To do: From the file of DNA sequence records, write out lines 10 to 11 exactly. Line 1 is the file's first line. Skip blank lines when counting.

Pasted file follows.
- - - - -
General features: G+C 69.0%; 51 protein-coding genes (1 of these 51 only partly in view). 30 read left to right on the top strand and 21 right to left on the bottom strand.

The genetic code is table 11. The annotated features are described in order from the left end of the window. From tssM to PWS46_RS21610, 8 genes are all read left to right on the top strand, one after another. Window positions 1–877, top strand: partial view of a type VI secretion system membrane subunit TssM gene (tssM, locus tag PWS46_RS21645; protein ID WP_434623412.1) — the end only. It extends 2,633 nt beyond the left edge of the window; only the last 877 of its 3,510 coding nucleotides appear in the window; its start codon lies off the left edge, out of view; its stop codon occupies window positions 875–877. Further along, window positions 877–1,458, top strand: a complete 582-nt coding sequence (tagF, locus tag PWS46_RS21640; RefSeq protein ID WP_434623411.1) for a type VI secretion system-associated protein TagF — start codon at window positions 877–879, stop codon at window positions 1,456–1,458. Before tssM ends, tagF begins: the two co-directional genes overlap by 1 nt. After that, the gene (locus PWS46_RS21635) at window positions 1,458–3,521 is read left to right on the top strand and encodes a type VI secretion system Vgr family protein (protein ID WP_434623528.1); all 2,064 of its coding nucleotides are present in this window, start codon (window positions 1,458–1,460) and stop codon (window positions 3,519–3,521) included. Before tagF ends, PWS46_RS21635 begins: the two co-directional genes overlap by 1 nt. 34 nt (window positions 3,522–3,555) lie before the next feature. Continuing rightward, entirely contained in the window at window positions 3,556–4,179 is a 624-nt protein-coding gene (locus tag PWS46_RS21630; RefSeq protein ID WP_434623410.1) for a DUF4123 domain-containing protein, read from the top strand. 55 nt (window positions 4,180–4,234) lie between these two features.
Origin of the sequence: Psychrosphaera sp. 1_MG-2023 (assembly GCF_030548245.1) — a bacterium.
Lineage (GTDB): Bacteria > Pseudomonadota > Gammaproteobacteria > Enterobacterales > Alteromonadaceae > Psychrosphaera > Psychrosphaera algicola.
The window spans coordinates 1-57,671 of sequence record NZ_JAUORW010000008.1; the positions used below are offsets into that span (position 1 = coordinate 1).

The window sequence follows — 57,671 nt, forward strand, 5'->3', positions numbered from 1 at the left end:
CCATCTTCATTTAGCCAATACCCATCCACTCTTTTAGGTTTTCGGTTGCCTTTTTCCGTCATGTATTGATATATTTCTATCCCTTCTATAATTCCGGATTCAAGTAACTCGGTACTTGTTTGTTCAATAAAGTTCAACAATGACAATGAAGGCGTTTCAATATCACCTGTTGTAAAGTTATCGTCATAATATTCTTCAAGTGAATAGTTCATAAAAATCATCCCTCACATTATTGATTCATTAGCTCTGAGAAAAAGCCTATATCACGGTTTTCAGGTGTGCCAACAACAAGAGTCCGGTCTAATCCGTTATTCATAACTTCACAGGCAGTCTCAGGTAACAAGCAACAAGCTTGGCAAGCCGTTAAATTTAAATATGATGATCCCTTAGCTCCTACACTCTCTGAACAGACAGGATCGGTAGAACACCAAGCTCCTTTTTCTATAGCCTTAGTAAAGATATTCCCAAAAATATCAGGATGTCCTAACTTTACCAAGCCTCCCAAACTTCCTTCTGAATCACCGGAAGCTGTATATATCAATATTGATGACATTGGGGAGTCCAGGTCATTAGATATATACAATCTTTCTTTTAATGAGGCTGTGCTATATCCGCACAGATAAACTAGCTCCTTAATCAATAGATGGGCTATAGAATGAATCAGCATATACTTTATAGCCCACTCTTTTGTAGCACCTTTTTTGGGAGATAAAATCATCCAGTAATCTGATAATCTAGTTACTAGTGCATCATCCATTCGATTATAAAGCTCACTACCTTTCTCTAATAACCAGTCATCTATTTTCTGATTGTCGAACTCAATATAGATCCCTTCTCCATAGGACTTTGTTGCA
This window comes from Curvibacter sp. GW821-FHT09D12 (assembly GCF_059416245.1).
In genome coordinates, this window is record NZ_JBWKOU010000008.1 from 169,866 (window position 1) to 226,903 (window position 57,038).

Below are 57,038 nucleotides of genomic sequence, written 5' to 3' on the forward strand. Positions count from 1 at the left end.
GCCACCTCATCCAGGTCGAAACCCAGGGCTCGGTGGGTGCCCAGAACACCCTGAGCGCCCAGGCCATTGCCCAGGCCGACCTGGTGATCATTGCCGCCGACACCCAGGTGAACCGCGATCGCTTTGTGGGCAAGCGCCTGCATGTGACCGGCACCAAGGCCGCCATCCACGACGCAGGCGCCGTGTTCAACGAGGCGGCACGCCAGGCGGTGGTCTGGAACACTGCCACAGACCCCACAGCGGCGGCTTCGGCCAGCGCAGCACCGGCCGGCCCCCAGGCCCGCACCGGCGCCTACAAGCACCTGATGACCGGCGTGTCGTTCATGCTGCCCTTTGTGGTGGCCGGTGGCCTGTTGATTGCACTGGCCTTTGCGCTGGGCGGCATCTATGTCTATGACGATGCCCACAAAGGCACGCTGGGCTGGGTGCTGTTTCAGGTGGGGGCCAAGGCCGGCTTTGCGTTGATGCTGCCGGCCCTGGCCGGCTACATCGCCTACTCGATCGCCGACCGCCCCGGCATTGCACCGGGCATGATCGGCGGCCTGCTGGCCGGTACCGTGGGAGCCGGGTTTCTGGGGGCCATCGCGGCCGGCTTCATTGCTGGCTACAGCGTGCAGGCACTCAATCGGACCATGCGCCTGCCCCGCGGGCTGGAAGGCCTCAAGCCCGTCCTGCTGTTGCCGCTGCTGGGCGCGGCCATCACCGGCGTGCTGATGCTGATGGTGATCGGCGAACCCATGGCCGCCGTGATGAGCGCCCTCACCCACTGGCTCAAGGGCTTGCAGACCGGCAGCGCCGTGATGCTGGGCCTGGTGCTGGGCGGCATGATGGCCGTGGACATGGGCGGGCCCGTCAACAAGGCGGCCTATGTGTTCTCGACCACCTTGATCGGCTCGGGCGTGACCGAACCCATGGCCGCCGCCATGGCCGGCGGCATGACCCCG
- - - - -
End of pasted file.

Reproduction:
Below are 57,038 nucleotides of genomic sequence, written 5' to 3' on the forward strand. Positions count from 1 at the left end.
GCCACCTCATCCAGGTCGAAACCCAGGGCTCGGTGGGTGCCCAGAACACCCTGAGCGCCCAGGCCATTGCCCAGGCCGACCTGGTGATCATTGCCGCCGACACCCAGGTGAACCGCGATCGCTTTGTGGGCAAGCGCCTGCATGTGACCGGCACCAAGGCCGCCATCCACGACGCAGGCGCCGTGTTCAACGAGGCGGCACGCCAGGCGGTGGTCTGGAACACTGCCACAGACCCCACAGCGGCGGCTTCGGCCAGCGCAGCACCGGCCGGCCCCCAGGCCCGCACCGGCGCCTACAAGCACCTGATGACCGGCGTGTCGTTCATGCTGCCCTTTGTGGTGGCCGGTGGCCTGTTGATTGCACTGGCCTTTGCGCTGGGCGGCATCTATGTCTATGACGATGCCCACAAAGGCACGCTGGGCTGGGTGCTGTTTCAGGTGGGGGCCAAGGCCGGCTTTGCGTTGATGCTGCCGGCCCTGGCCGGCTACATCGCCTACTCGATCGCCGACCGCCCCGGCATTGCACCGGGCATGATCGGCGGCCTGCTGGCCGGTACCGTGGGAGCCGGGTTTCTGGGGGCCATCGCGGCCGGCTTCATTGCTGGCTACAGCGTGCAGGCACTCAATCGGACCATGCGCCTGCCCCGCGGGCTGGAAGGCCTCAAGCCCGTCCTGCTGTTGCCGCTGCTGGGCGCGGCCATCACCGGCGTGCTGATGCTGATGGTGATCGGCGAACCCATGGCCGCCGTGATGAGCGCCCTCACCCACTGGCTCAAGGGCTTGCAGACCGGCAGCGCCGTGATGCTGGGCCTGGTGCTGGGCGGCATGATGGCCGTGGACATGGGCGGGCCCGTCAACAAGGCGGCCTATGTGTTCTCGACCACCTTGATCGGCTCGGGCGTGACCGAACCCATGGCCGCCGCCATGGCCGGCGGCATGACCCCG